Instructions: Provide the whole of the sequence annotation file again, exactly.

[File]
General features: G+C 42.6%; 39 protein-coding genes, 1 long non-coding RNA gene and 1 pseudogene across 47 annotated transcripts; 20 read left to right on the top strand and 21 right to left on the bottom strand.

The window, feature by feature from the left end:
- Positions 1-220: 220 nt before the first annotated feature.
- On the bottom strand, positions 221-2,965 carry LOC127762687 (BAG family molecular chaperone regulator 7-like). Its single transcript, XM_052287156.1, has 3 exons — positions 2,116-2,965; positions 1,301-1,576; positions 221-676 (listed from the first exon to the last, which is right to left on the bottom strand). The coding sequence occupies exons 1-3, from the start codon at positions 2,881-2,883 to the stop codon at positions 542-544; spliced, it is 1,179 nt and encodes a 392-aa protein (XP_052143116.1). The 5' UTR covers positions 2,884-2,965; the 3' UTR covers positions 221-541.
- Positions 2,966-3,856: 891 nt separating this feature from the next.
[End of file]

General features: G+C 42.6%; 39 protein-coding genes, 1 long non-coding RNA gene and 1 pseudogene across 47 annotated transcripts; 20 read left to right on the top strand and 21 right to left on the bottom strand.

The window, feature by feature from the left end:
- Positions 1-220: 220 nt before the first annotated feature.
- On the bottom strand, positions 221-2,965 carry LOC127762687 (BAG family molecular chaperone regulator 7-like). Its single transcript, XM_052287156.1, has 3 exons — positions 2,116-2,965; positions 1,301-1,576; positions 221-676 (listed from the first exon to the last, which is right to left on the bottom strand). The coding sequence occupies exons 1-3, from the start codon at positions 2,881-2,883 to the stop codon at positions 542-544; spliced, it is 1,179 nt and encodes a 392-aa protein (XP_052143116.1). The 5' UTR covers positions 2,884-2,965; the 3' UTR covers positions 221-541.
- Positions 2,966-3,856: 891 nt separating this feature from the next.